Magazine article Art Monthly

A Fugitive Calculation: Can Art Be Simultaneously Anachronistic and Yet Current Asks Adam E Mendelsohn

Magazine article Art Monthly

A Fugitive Calculation: Can Art Be Simultaneously Anachronistic and Yet Current Asks Adam E Mendelsohn

Article excerpt

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WHEN I ORIGINALLY ENCOUNTERED MICHAEL WETZEL'S PAINTINGS SEVERAL YEARS AGO--PICTURES OF EXQUISITELY PATTERNED WAR TENTS PITCHED ON STATELY GROUNDS--I WAS SLIGHTLY THROWN BECAUSE THEY SEEMED ANACHRONISTIC AND CURRENT AT THE SAME TIME. More recently, this has become a frequent occurrence and many artists, specifically painters are making traditional-looking work using traditional techniques that may or may not be seen as current depending on where they are viewed. Does the modern gallery, by virtue of white walls and concrete floors, make the work contemporary?

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This is the rather tired question of context. Whether or not some of Wetzel's work might easily fit in any collection of American 19th- or 20th-century painting at, say, the Metropolitan Museum or the Frick Collection is key because it is fairly certain that it would not fit, even while belonging to a tradition of illusionistic representation. Whereas the work of painter Walton Ford, who makes extremely elaborate and accomplished pictures after John James Audubon, pictures that are also burnt and made to look old, would. The term I use to describe this type of thinking is 'a fugitive calculation' by which I mean that the artist makes calculated, strategic choices without perhaps being entirely aware of them.

All too often, though, contemporary art is a kind of game in which a type of intelligence which refuses to be categorised, named and catalogued must be demonstrated. Using a biological analogy, contemporary art must operate in the same way that a virus does--constantly evolving to evade the parallel evolution of antibodies. Or maybe it is the other way around. The more aware an artist is of making calculated and strategic choices in the work, the more contrived it becomes, and the less it will be of its own time unless contrivance and paradox are the markers of our time. This is precisely why a fine balance exists in the work of Wetzel and other artists who find themselves in this situation. On the one hand their work is very self-aware and conscious of its strategic thinking, and on the other it deals intuitively with paint and illusion.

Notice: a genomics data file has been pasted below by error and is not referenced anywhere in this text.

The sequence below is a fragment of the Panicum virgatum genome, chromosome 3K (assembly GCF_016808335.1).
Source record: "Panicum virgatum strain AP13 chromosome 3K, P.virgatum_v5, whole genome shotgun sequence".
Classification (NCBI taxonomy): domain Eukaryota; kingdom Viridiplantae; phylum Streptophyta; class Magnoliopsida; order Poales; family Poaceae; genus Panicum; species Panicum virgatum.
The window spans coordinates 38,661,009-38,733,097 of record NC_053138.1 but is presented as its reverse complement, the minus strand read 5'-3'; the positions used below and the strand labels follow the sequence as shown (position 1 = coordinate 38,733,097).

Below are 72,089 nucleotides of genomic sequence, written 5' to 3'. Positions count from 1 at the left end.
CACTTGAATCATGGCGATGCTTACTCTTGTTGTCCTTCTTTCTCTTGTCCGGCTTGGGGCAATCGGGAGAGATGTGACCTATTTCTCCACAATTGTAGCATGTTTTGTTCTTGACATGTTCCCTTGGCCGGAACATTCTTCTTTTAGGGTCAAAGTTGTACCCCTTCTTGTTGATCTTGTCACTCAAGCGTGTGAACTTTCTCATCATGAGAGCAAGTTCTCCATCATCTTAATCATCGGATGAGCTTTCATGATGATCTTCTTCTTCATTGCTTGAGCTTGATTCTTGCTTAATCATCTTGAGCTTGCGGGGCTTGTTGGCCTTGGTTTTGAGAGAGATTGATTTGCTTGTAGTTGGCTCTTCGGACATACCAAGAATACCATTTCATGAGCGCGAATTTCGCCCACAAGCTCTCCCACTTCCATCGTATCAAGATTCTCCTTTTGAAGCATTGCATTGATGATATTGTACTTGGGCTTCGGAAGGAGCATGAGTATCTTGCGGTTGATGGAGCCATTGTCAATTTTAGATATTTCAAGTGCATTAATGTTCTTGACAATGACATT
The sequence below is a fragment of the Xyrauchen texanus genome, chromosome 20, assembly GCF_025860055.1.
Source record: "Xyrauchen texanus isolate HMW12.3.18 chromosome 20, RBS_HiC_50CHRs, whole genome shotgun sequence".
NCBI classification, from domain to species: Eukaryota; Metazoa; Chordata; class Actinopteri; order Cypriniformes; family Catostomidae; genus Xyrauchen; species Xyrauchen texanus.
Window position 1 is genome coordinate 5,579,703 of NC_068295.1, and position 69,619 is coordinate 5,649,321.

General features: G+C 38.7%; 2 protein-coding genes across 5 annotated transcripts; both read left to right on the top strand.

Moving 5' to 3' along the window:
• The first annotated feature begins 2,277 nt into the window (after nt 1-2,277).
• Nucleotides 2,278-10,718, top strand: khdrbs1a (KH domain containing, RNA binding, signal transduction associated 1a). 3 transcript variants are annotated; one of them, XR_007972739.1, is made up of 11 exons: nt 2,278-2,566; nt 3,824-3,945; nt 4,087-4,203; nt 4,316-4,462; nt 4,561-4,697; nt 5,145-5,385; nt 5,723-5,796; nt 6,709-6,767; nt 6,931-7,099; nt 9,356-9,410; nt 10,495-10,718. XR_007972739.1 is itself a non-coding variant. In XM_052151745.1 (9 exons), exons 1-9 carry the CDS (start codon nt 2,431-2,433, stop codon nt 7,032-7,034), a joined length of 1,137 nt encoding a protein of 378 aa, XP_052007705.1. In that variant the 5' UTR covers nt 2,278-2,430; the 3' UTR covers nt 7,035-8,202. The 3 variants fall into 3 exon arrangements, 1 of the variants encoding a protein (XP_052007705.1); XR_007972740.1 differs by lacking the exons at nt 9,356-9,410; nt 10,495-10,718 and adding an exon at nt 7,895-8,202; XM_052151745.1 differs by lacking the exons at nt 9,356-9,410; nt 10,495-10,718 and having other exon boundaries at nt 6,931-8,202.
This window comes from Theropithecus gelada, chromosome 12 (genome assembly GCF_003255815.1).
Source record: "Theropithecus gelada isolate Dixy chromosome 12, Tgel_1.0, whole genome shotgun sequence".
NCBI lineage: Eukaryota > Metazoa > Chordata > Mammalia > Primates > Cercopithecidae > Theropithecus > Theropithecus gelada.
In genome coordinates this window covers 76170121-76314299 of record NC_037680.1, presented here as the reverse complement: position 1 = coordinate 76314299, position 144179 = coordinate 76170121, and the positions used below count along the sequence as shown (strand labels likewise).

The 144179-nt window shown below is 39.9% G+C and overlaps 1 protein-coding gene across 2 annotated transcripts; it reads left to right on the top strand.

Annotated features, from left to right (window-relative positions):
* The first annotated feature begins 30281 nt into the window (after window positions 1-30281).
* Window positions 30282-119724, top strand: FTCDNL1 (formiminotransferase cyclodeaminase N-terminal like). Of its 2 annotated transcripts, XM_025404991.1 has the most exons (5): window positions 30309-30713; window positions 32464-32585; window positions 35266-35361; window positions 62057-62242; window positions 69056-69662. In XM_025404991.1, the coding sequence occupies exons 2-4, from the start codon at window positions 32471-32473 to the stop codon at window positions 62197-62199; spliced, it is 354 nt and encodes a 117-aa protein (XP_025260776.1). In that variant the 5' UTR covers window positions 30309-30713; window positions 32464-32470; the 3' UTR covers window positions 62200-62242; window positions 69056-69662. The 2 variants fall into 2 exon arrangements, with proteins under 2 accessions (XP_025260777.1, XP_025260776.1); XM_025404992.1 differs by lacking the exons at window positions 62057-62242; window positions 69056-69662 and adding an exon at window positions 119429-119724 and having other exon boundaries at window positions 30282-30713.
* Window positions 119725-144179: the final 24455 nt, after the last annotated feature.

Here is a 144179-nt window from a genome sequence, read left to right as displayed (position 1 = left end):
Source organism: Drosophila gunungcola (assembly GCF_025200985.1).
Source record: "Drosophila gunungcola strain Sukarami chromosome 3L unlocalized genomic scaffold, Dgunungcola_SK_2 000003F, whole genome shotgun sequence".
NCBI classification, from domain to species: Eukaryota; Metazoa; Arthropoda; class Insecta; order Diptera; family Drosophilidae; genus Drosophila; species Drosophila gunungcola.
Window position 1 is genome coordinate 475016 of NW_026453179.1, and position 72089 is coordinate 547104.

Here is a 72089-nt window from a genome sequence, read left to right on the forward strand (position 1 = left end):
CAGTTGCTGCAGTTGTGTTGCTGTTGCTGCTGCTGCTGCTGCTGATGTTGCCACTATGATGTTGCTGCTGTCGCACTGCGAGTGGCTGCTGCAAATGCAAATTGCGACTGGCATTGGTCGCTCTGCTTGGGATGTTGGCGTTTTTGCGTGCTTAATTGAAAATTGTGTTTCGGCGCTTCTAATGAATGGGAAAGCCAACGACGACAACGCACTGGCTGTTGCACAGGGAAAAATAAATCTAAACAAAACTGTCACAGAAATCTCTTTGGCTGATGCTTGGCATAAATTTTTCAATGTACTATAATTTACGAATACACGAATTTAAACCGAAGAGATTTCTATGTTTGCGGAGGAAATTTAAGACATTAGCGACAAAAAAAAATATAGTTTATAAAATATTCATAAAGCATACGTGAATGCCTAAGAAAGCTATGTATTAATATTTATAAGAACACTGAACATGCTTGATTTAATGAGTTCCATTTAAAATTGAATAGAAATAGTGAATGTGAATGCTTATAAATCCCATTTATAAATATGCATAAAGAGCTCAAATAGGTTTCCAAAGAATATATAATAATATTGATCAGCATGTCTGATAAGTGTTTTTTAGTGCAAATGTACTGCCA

Wetzel's work is emblematic of a moment in contemporary art that is compelling because it is relevant without necessarily appearing new. It is a failing of many contemporary artists today that they strive to look new for no other reason than that. It has become increasingly difficult to untangle objects that seem current through the use of techniques and materials from objects which are of their time for more fugitive reasons. If you believe, as I do, that all cultural production (including painting) is simply ritualistic behaviour that has been tweaked, inherited and corrupted over the course of history, and that there is no such thing as a 'new art' or 'new painting'--only altered versions of the same ritual--then we are left with the images alone, and from these it is possible to measure their contemporary-ness, if that is the objective.

Perhaps a bolder statement to make is that what we are really dealing with when we think of contemporary art today is a kind of secular religion that has economic benefits, as well as having the same poetic, arcane and ritualistic qualities that orthodox religions possess. This is also reflected in the attitudes of most critics, who are rather evangelical in their ability to quote chapter and verse but never produce any actual ideas of their own. The constant renaming of old practices has run its course. How many times must we hear a distant 'movement' rebranded for today's audience? How many times must we hear post- or neo- applied to just about anything going? What remains relevant now, as always, is the rhapsodic condition in which an artwork is made and received.

For Wetzel's last show at John Connelly Presents he exhibited a new body of paintings incorporating images of Rome burning, Macquaque monkeys, Vesuvius, pasta dishes and fruit to create a broader statement that is utterly in synch with our time. …

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